Almonds are endlessly versatile, convenient and always enjoyable, so for those living with celiac disease or gluten sensitivity, they’re pantry cupboard essential you don’t want to live without.

  1. Add creamy perfection to your morning cup o’ joe or your favourite gluten-free cereal with a splash of almond milk.
  2. Take back baked goods by using almond flour as a substitute for regular flour.
  3. Get the gluten-free festivities pumping by serving whole, natural nuts like almonds as a crowd-pleasing, gluten-free party snack
  4. Give your side dish an extra kick of crunch by sprinkling sliced or slivered almonds on top. Flavoured varieties can spice up or sweeten the deal.
  5. Use almond flour or crushed almonds instead of breadcrumbs as a coating on fish or poultry. Is it dinnertime yet?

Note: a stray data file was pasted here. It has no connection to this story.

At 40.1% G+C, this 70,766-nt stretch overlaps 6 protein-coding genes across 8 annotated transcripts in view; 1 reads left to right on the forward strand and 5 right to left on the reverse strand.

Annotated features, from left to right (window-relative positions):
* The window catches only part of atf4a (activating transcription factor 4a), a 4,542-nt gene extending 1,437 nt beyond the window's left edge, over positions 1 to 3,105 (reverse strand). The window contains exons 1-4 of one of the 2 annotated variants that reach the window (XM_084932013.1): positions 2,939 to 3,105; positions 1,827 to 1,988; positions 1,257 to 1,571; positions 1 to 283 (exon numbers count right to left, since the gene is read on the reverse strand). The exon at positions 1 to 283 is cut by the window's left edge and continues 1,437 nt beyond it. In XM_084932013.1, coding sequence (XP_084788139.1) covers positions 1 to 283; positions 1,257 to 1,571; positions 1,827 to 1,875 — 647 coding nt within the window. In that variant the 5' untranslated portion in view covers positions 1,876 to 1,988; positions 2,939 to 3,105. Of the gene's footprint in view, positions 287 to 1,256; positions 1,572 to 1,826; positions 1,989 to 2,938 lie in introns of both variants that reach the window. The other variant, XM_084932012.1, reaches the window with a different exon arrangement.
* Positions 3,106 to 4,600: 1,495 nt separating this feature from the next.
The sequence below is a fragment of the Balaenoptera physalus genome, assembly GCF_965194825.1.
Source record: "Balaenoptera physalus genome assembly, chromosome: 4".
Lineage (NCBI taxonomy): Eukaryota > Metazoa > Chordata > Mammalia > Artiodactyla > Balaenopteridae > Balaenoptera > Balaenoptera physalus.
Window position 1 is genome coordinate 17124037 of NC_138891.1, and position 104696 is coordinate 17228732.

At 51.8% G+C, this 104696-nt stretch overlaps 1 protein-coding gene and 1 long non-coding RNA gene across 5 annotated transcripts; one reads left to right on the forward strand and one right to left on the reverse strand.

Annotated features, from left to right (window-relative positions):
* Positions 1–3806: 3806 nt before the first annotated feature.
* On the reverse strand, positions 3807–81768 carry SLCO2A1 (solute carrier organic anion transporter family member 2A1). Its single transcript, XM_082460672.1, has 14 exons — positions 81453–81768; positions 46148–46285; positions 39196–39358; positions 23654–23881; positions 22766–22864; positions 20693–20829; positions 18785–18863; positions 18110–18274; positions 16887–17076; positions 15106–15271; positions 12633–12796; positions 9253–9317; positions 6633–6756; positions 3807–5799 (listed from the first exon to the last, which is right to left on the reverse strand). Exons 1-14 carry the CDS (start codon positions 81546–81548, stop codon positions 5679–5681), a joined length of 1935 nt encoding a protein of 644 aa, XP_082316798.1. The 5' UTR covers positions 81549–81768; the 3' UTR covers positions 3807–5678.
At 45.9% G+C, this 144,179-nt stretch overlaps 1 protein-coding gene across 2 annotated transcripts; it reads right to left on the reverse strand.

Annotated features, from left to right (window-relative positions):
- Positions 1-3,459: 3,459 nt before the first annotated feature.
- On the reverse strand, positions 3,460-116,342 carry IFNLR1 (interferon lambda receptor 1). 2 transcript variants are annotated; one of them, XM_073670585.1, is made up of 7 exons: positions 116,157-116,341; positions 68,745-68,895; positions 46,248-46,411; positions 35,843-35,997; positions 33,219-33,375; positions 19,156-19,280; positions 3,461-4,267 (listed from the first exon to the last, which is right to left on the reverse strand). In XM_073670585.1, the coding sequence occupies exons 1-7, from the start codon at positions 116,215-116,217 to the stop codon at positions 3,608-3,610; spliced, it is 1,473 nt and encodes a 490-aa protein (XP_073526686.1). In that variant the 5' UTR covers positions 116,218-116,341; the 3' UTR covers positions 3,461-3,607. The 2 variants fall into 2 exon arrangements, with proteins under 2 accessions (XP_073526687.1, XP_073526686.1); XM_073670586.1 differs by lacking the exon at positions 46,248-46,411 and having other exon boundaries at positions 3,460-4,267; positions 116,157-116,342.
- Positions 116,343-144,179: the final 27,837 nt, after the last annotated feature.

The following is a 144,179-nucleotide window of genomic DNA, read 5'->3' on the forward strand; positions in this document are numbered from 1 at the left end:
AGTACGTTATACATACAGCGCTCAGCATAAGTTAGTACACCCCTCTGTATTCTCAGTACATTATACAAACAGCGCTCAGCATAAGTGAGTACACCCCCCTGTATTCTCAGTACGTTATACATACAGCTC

6. Snack on a handful of nuts like whole almonds anywhere, anytime. No gluten equals no worries.
  7. Give traditional crackers a run for their money and crunch into almond crackers (homemade or store-bought) as a snack. Your cheese platter won’t mind them one bit either.
  8. Use almond butter to thicken up smoothies or slather it on gluten-free bread at lunch. You can lick your fingers too—just make sure no one’s looking.
  9. Swap crispy croutons with crunchy almonds for a more satisfying (and likely, more sensational) salad.
  10. Give chocolate desserts an added crunch without any added gluten by making almonds part of the mix.

Gluten Freedom with Almond Flour

Start those ovens, everyone (and we do mean everyone) because almond flour has the power to meet all your gluten-free baking needs while also adding top-shelf nutrition and flavour to all your favourite recipes.

Almond Flour Fast Facts